Chronic pain after spinal cord injury: What characteristics make some pains more disturbing than others?

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51 Scopus citations


Different types of pain are often present in the same individual with spinal cord injury (SCI). Relieving the most disturbing of these pains may substantially affect quality of life. Persons with SCI and chronic pain (n = 194) completed a structured interview that detailed the characteristics of each pain they experienced. Pairwise analyses revealed that the following characteristics were more common among the most disturbing pains: "sharp"; "stabbing"; located at the level of injury; frequently aggravated; and having high intensity, unpleasantness, constancy, interference, and neuropathic pain-like features. A conditional logistic regression analysis showed that the combination of "sharp" and high pain intensity, interference, aggravation, and constancy significantly predicted the most disturbing pain (p < 0.001). This study suggests that, in addition to pain intensity, factors such as interference, quality, aggravation, and constancy of pain are important to consider when one evaluates SCI-related pain, since these symptoms may indicate pains that are particularly disturbing to an individual with SCI.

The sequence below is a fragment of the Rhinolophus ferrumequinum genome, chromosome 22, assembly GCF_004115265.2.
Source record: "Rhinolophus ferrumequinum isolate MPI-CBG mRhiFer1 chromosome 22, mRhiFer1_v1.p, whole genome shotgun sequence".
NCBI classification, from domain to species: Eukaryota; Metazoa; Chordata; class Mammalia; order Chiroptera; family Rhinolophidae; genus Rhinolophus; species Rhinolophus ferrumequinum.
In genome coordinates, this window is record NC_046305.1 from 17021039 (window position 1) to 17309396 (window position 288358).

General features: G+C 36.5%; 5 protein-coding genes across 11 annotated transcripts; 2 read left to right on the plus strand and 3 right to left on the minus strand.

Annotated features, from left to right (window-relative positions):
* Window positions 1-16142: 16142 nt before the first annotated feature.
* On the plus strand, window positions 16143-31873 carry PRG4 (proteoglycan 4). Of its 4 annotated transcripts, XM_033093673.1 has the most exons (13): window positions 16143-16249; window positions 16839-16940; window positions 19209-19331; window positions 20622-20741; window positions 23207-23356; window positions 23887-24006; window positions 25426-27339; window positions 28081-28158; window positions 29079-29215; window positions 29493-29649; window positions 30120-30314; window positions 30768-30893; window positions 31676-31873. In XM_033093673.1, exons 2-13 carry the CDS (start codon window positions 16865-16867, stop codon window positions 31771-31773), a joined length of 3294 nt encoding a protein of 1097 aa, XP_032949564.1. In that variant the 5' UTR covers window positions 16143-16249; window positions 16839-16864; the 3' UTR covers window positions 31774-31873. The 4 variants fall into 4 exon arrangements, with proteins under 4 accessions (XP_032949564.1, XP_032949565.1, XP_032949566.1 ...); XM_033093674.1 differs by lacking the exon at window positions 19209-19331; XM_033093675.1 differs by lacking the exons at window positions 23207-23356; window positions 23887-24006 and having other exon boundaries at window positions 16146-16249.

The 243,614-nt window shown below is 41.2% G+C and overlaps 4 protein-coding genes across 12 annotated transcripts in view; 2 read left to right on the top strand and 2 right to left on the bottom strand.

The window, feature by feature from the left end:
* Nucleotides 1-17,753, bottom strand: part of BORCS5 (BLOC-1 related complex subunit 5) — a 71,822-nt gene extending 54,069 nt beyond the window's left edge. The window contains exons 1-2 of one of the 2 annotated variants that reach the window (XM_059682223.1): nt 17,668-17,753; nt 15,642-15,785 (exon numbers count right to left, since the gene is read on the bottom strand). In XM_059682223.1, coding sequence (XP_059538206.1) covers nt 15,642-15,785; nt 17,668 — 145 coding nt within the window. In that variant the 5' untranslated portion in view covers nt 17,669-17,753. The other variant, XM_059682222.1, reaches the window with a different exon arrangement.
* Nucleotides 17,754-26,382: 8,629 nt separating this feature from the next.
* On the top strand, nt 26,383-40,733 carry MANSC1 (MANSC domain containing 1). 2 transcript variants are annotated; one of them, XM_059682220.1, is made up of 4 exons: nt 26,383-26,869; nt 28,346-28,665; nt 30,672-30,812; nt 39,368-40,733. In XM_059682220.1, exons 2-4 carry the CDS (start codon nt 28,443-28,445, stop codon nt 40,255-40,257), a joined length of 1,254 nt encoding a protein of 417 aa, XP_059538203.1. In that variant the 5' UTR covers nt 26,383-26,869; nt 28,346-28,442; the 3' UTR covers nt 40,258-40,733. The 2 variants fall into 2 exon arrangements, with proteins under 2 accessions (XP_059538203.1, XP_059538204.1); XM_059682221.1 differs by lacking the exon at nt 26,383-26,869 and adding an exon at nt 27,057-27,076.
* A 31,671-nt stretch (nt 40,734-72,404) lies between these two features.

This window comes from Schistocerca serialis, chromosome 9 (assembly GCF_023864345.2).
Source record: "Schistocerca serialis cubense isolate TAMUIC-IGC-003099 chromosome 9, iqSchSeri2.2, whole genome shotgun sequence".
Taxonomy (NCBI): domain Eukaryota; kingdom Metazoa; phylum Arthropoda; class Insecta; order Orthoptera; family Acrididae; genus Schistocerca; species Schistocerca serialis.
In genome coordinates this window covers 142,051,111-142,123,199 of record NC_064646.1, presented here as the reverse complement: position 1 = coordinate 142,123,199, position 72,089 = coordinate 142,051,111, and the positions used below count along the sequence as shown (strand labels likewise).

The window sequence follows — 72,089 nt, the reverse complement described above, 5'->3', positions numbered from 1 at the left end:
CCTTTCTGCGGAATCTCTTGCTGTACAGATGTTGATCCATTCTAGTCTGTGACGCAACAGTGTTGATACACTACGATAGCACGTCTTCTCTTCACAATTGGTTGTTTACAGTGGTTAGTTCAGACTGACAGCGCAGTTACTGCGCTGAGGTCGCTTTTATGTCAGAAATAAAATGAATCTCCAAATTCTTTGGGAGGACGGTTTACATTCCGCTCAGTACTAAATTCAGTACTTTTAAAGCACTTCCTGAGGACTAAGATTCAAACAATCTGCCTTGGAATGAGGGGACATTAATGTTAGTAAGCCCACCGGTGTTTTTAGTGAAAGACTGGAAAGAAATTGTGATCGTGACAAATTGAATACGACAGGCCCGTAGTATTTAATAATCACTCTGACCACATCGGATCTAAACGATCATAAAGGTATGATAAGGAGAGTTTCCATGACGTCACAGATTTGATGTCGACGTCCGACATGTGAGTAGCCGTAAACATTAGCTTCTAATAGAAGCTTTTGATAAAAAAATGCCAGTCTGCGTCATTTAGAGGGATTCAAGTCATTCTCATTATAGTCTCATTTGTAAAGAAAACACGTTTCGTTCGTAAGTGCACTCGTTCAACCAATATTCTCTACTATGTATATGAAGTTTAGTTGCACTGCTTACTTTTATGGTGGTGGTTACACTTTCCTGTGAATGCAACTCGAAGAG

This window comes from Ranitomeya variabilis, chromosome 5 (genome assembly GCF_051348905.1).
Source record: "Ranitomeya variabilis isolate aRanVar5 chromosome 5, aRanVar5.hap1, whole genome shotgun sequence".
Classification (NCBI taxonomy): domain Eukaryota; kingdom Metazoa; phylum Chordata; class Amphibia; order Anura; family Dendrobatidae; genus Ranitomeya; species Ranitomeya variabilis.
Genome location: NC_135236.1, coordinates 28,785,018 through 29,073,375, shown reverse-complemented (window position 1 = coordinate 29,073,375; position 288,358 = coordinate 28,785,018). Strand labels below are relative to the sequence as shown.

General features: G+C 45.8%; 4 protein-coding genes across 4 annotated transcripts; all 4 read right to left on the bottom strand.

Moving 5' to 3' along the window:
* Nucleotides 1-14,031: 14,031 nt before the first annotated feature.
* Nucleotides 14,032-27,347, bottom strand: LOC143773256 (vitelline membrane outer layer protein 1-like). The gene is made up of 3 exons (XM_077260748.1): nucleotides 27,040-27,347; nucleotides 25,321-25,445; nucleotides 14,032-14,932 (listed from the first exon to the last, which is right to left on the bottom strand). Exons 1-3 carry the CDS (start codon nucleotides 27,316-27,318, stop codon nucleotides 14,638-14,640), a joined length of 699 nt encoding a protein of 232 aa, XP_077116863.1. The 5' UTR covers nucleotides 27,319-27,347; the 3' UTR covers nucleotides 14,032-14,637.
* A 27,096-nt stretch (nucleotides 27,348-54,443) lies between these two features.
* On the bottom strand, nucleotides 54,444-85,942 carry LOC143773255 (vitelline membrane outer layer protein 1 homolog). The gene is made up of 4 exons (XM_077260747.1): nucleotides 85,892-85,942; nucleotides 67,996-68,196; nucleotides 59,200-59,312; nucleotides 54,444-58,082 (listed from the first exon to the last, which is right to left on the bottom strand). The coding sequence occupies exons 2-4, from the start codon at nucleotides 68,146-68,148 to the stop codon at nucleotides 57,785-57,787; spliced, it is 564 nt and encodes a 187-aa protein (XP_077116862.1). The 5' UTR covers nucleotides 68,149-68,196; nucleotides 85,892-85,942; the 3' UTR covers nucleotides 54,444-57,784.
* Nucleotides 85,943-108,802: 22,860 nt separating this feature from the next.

Original languageEnglish (US)
Pages (from-to)703-716
Number of pages14
JournalJournal of rehabilitation research and development
Issue number5
StatePublished - 2007


  • Chronic pain
  • Intractable pain
  • Neuropathic pain
  • Numerical rating scale
  • Pain descriptors
  • Pain interference
  • Quality of life
  • Rehabilitation
  • Spinal cord injury
  • Structured interview

ASJC Scopus subject areas

  • Rehabilitation


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